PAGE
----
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by Bill Kasman


NT1888 : Path to Cullaloe Tower by Bill Kasman
Built in the 19th century by the landowner the folly of Cullaloe Tower is one of two in Cullaloe Forest.
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by Bill Kasman


NT1888 : Cullaloe Tower by Bill Kasman
Built in the 19th century by the landowner this folly is one of two in Cullaloe Forest.
See main article Link
by Bill Kasman


NT1888 : Cullaloe Tower by Bill Kasman
Built in the 19th century by the landowner this folly is one of two in Cullaloe Forest.
See main article Link
by Bill Kasman


NT1888 : Cullaloe Tower by Bill Kasman
Built in the 19th century by the landowner this folly is one of two in Cullaloe Forest.
See main article Link
by Bill Kasman


NT1888 : Site of LOS link radio station by Bill Kasman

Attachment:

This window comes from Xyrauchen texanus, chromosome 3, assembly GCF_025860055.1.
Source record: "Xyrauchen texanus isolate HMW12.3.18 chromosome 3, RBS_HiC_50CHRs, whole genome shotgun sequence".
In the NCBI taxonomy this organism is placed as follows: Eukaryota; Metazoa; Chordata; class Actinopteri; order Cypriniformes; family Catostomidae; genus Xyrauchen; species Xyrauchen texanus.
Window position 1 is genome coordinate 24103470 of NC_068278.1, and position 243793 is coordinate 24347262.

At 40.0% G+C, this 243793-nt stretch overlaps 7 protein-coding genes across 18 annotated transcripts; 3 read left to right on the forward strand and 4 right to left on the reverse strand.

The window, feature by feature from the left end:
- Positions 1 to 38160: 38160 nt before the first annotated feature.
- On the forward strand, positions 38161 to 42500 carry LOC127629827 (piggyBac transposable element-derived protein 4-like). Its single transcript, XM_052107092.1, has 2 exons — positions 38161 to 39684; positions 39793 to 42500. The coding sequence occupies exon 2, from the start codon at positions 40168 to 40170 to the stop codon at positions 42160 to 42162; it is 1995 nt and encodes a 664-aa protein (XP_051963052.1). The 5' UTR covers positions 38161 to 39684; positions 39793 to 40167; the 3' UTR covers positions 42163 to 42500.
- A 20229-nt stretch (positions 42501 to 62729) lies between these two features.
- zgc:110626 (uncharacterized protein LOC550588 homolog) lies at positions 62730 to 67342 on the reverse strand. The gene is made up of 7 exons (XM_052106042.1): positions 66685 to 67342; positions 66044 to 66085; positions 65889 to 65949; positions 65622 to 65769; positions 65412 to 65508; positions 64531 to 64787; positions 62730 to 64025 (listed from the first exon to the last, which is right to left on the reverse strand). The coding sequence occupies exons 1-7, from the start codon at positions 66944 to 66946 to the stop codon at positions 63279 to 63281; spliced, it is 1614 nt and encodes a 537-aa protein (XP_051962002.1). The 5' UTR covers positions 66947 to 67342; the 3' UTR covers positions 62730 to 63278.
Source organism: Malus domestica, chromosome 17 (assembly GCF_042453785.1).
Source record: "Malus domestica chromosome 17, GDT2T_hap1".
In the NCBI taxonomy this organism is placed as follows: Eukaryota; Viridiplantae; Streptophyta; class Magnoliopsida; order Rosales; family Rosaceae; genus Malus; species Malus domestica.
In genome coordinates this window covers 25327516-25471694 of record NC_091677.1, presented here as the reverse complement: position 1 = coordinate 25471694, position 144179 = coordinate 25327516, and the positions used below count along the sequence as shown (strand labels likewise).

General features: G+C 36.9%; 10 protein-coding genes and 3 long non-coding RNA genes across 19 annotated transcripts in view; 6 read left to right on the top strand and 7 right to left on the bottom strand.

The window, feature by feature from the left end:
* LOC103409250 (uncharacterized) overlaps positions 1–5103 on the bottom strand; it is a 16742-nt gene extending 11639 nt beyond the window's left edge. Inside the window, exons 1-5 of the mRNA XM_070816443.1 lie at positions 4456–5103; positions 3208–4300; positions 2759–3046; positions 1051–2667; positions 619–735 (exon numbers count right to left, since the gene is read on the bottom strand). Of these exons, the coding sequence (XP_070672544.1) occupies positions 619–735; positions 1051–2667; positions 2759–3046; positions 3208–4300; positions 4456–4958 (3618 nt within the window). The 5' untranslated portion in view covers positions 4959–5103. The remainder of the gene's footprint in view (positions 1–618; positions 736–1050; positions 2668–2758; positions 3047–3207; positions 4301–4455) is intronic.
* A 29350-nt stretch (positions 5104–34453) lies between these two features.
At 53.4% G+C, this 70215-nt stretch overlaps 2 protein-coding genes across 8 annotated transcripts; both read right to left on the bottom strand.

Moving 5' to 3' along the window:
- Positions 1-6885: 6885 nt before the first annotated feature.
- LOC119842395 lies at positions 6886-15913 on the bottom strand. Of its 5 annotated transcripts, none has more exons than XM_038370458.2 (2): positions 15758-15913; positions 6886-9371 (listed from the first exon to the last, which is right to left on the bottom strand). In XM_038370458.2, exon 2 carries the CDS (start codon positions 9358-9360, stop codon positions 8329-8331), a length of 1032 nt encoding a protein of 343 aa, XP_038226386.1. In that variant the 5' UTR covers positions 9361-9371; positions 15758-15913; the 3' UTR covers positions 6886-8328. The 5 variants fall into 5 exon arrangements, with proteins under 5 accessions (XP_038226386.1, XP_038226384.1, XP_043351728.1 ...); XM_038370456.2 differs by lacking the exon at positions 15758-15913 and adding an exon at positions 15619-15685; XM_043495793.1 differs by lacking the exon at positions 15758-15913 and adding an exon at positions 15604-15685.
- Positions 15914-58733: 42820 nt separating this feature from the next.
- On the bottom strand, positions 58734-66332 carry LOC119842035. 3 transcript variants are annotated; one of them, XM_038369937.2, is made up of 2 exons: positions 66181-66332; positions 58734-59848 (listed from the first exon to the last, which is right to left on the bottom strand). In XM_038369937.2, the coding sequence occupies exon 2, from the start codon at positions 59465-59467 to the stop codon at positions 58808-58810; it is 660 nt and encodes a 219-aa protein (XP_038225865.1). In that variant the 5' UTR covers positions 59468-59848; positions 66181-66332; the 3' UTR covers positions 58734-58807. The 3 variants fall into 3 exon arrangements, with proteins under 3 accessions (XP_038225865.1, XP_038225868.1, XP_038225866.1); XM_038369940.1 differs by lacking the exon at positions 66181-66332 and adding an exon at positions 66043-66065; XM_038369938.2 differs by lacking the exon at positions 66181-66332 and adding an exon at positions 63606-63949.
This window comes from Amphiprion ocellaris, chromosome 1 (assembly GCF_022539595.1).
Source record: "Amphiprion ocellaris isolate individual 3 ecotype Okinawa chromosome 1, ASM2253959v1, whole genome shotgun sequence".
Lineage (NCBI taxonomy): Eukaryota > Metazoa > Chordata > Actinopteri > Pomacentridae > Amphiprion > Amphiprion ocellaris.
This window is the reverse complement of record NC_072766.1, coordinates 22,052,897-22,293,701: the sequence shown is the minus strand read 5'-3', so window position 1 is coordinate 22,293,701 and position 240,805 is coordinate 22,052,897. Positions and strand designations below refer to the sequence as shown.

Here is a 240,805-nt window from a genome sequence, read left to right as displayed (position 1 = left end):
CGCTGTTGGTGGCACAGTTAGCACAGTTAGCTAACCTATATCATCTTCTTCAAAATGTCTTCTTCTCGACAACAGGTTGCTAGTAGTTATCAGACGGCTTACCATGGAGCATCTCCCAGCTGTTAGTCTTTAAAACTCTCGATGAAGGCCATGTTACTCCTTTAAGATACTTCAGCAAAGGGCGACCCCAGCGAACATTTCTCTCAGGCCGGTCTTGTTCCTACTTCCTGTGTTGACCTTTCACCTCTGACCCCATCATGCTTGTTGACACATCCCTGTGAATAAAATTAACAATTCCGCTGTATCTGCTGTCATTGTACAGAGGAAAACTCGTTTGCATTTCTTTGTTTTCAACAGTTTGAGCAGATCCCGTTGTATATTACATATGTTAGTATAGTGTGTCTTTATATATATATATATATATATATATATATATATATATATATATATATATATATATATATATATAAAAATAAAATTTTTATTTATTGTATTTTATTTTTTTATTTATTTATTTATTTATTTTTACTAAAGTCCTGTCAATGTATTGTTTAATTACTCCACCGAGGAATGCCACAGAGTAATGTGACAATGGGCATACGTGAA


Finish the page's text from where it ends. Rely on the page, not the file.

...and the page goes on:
Various maps insist that a line-of-sight radio relay station exists at this location. Photographic evidence says otherwise! I have no idea when it was removed but there is still faint evidence of foundations and other indications of its existence NT1888 : High-tension electricity cable The location can be found adjacent to the higher path which leads to Cullaloe Tower in Cullaloe Forest.
See main article Link
by Bill Kasman


NT1888 : Site of LOS link radio station by Bill Kasman
Various maps insist that a line-of-sight radio relay station exists at this location. Photographic evidence says otherwise! I have no idea when it was removed but there is still faint evidence of foundations. The location can be found adjacent to the higher path which leads to Cullaloe Tower in Cullaloe Forest.
See main article Link
by Bill Kasman


NT1888 : Site of LOS link radio station by Bill Kasman